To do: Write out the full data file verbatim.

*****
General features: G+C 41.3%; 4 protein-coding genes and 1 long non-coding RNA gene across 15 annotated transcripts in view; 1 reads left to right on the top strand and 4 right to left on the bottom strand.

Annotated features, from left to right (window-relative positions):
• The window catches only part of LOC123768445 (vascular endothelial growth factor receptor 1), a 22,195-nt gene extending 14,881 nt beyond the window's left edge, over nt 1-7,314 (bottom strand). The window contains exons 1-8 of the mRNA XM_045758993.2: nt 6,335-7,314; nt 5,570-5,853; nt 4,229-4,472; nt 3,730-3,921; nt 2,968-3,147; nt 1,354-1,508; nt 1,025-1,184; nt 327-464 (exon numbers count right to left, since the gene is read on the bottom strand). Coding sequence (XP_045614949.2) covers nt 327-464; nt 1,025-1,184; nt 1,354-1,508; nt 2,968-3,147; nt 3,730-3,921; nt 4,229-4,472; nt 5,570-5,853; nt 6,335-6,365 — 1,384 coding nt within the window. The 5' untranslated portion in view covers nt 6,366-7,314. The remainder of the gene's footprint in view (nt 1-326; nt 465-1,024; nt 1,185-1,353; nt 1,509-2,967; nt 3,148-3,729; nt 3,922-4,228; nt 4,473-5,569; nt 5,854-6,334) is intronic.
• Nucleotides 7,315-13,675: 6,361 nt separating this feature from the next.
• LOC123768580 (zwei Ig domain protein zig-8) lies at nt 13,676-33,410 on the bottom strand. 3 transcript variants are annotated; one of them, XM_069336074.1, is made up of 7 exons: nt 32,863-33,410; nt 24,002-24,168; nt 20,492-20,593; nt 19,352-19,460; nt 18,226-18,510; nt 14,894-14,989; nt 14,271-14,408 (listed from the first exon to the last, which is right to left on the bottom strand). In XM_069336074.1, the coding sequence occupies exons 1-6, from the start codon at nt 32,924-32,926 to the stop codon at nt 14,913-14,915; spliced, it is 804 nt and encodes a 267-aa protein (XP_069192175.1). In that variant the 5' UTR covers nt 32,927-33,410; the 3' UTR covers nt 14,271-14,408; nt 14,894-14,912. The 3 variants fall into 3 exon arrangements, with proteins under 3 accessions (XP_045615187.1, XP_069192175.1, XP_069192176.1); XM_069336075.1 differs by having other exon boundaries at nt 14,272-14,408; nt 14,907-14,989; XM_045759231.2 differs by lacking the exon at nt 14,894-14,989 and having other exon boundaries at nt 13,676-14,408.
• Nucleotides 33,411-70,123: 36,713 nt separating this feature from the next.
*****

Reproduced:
General features: G+C 41.3%; 4 protein-coding genes and 1 long non-coding RNA gene across 15 annotated transcripts in view; 1 reads left to right on the top strand and 4 right to left on the bottom strand.

Annotated features, from left to right (window-relative positions):
• The window catches only part of LOC123768445 (vascular endothelial growth factor receptor 1), a 22,195-nt gene extending 14,881 nt beyond the window's left edge, over nt 1-7,314 (bottom strand). The window contains exons 1-8 of the mRNA XM_045758993.2: nt 6,335-7,314; nt 5,570-5,853; nt 4,229-4,472; nt 3,730-3,921; nt 2,968-3,147; nt 1,354-1,508; nt 1,025-1,184; nt 327-464 (exon numbers count right to left, since the gene is read on the bottom strand). Coding sequence (XP_045614949.2) covers nt 327-464; nt 1,025-1,184; nt 1,354-1,508; nt 2,968-3,147; nt 3,730-3,921; nt 4,229-4,472; nt 5,570-5,853; nt 6,335-6,365 — 1,384 coding nt within the window. The 5' untranslated portion in view covers nt 6,366-7,314. The remainder of the gene's footprint in view (nt 1-326; nt 465-1,024; nt 1,185-1,353; nt 1,509-2,967; nt 3,148-3,729; nt 3,922-4,228; nt 4,473-5,569; nt 5,854-6,334) is intronic.
• Nucleotides 7,315-13,675: 6,361 nt separating this feature from the next.
• LOC123768580 (zwei Ig domain protein zig-8) lies at nt 13,676-33,410 on the bottom strand. 3 transcript variants are annotated; one of them, XM_069336074.1, is made up of 7 exons: nt 32,863-33,410; nt 24,002-24,168; nt 20,492-20,593; nt 19,352-19,460; nt 18,226-18,510; nt 14,894-14,989; nt 14,271-14,408 (listed from the first exon to the last, which is right to left on the bottom strand). In XM_069336074.1, the coding sequence occupies exons 1-6, from the start codon at nt 32,924-32,926 to the stop codon at nt 14,913-14,915; spliced, it is 804 nt and encodes a 267-aa protein (XP_069192175.1). In that variant the 5' UTR covers nt 32,927-33,410; the 3' UTR covers nt 14,271-14,408; nt 14,894-14,912. The 3 variants fall into 3 exon arrangements, with proteins under 3 accessions (XP_045615187.1, XP_069192175.1, XP_069192176.1); XM_069336075.1 differs by having other exon boundaries at nt 14,272-14,408; nt 14,907-14,989; XM_045759231.2 differs by lacking the exon at nt 14,894-14,989 and having other exon boundaries at nt 13,676-14,408.
• Nucleotides 33,411-70,123: 36,713 nt separating this feature from the next.